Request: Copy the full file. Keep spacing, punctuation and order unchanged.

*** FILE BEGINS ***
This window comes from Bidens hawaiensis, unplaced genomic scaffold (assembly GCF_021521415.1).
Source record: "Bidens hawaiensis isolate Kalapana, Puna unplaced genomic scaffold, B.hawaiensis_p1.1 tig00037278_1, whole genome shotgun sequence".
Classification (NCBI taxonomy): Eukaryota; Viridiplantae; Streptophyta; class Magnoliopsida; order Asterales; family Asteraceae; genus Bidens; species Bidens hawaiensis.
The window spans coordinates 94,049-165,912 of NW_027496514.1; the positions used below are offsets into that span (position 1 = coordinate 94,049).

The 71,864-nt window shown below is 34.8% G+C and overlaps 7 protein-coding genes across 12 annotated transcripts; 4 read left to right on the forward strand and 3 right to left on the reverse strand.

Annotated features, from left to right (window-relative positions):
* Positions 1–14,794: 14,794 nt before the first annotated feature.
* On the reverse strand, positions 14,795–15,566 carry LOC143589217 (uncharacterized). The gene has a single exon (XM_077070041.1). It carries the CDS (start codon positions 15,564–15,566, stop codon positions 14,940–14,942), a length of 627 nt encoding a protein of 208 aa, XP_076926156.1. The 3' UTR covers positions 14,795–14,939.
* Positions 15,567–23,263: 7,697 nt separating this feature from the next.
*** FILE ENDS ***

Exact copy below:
This window comes from Bidens hawaiensis, unplaced genomic scaffold (assembly GCF_021521415.1).
Source record: "Bidens hawaiensis isolate Kalapana, Puna unplaced genomic scaffold, B.hawaiensis_p1.1 tig00037278_1, whole genome shotgun sequence".
Classification (NCBI taxonomy): Eukaryota; Viridiplantae; Streptophyta; class Magnoliopsida; order Asterales; family Asteraceae; genus Bidens; species Bidens hawaiensis.
The window spans coordinates 94,049-165,912 of NW_027496514.1; the positions used below are offsets into that span (position 1 = coordinate 94,049).

The 71,864-nt window shown below is 34.8% G+C and overlaps 7 protein-coding genes across 12 annotated transcripts; 4 read left to right on the forward strand and 3 right to left on the reverse strand.

Annotated features, from left to right (window-relative positions):
* Positions 1–14,794: 14,794 nt before the first annotated feature.
* On the reverse strand, positions 14,795–15,566 carry LOC143589217 (uncharacterized). The gene has a single exon (XM_077070041.1). It carries the CDS (start codon positions 15,564–15,566, stop codon positions 14,940–14,942), a length of 627 nt encoding a protein of 208 aa, XP_076926156.1. The 3' UTR covers positions 14,795–14,939.
* Positions 15,567–23,263: 7,697 nt separating this feature from the next.